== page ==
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Race and Ethnic Disparities Report: How one report pushed the fight against racism back 20 years

Amaaya Nath on race in the UK and the impact of the UK governments controversial race report.

Last year, following the murder of George Floyd and Breonna Taylor, thousands came out to protest the state of race relations across the UK. Just a few days ago Derek Chauvin finally found guilty of all charges of murder and manslaughter. At the time it seemed as though maybe, finally, the narrative around injustice had been changed, momentarily at least. Statues were pulled down, institutions pledged to do better and many conversations were rekindled about how we could be actively anti-racist. It is simply not enough anymore to just be not racist. Amidst the protests, a part of the government’s response was to commission a report on disparities faced by Black and ethnic minorities individuals. As protests usually do, the movement slowly died down and much of the action was left to individuals to continue and most institutions’ response became rather tokenistic. But the legacy of the movement wasn’t action but the hope it brought for the future. However, it was short-lived. In the months since then, we have still seen police use excessive force in events like the Sarah Everand vigil, we have seen Megan Markle and Prince Harry call out the British royal family on their alleged racist behaviour and crimes against the Asain community spike. The  UK race report has come as another strike to last year’s protest and continue the fight to push back against racism, some say it will set progress back by 20 years.

The main conclusion of the 258 paged document from the supposedly independent commission said that they no longer see a Britain where the system is deliberately rigged against ethnic minorities and that racism is all too often used as a “catch-all explanation” for disparities and impediments. It said that they have found limited evidence for institutionalised racism and that family structure, class and geography had a bigger impact on how people’s lives turned out than race and that because of this UK “should be regarded as a model for other white-majority countries”. It emphasised that racism was more of a thing of the past and that “For some groups, historic experience of racism still haunts the present and there was a reluctance to acknowledge that the UK had become open and fairer”. It report did also provide some recommendations like we should stop using the word BAME as it diminishes the complex way the word affects people from different ethnicities. And highlights some positives like the in education Black African, Indian and Bangladeshi students perform better than their white counterparts.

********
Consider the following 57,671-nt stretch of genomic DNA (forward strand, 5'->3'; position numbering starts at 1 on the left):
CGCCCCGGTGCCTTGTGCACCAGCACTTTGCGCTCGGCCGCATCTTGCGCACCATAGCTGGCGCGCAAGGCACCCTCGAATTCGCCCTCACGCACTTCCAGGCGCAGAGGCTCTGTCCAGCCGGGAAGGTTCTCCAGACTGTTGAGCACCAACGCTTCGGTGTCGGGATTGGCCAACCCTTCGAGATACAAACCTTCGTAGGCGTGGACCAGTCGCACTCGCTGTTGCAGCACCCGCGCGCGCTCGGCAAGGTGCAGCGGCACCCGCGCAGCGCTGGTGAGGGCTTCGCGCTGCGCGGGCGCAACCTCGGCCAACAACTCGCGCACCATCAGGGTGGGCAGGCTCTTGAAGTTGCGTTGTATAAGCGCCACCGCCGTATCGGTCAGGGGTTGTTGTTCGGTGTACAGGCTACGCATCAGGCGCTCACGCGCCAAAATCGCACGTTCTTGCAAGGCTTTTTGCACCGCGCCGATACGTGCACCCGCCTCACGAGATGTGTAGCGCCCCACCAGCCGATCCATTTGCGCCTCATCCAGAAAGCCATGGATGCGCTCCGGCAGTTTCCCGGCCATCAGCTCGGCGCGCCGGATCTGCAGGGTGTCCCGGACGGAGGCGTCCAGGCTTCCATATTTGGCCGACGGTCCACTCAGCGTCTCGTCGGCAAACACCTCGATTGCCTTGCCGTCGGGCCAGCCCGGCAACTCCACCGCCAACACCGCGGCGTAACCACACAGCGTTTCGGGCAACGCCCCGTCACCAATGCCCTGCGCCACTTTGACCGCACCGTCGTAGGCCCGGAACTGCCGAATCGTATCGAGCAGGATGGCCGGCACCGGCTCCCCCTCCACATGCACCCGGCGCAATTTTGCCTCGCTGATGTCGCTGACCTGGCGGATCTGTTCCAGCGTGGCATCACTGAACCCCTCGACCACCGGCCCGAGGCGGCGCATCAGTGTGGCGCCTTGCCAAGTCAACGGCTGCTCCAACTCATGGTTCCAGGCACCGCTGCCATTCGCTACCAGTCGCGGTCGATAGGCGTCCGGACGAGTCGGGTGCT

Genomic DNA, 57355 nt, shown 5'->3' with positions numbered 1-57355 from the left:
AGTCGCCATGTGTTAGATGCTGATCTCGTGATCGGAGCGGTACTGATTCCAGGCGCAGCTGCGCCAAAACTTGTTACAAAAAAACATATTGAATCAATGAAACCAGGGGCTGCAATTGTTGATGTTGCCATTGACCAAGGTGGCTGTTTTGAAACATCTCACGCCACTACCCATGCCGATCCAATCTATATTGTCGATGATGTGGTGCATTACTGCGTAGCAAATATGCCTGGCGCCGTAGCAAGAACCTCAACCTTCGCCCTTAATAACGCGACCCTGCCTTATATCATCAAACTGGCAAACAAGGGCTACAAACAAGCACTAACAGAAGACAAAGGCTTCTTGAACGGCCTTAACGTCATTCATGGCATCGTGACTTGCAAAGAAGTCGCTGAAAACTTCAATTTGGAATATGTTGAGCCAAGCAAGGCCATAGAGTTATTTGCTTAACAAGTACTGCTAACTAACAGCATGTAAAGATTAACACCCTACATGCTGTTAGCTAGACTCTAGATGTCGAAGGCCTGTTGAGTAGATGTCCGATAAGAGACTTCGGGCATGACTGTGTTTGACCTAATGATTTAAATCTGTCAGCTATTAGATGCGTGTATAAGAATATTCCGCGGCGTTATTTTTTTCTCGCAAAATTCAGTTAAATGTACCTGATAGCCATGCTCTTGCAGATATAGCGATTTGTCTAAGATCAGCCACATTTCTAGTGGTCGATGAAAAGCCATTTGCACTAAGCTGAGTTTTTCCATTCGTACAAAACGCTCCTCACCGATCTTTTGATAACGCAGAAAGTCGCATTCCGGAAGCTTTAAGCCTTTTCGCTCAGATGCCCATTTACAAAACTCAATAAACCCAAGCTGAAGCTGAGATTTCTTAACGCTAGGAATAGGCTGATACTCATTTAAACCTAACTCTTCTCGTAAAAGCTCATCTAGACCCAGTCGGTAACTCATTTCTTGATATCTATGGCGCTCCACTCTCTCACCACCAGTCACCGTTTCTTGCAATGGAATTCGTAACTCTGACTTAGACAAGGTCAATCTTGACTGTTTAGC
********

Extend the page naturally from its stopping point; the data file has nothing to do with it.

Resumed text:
Race experts working for the United Nations have reacted to this report by saying it “normalises white supremacy

This report contradicts the lived experiences of thousands of BAME citizens in the UK. With everyday new incidents of racism being reported, this report seems to shift the blame on individuals for using racism as a “catch-all” expression rather than acknowledging that racism does affect everyday life. The report has faced extensive backlash from ethnic minority communities and the government’s senior advisor for ethnic minorities, Sameul Kasumu, is said to have quit his job because of this report. Indeed even some of the academics who worked on the report and distanced themselves from it. The report clearly downplays the racism that exists in the UK. It somehow makes it seem like minority communities should be grateful for not being oppressed and should excuse ongoing forms of racism to celebrate the relative progress we have achieved. The report also gaslights the experiences of people of colour by emphasising that racism is a thing of the past making it harder for ethnicities to speak out stifling progress. The report fuels the narrative of black and ethnic minorities being ungrateful. It paints the youth as idealised snowflakes for calling out racism because we have a higher standard of acceptability than generations before us and paints us as idealists for wanting more equality. But the problems with the report go much beyond these initial objections.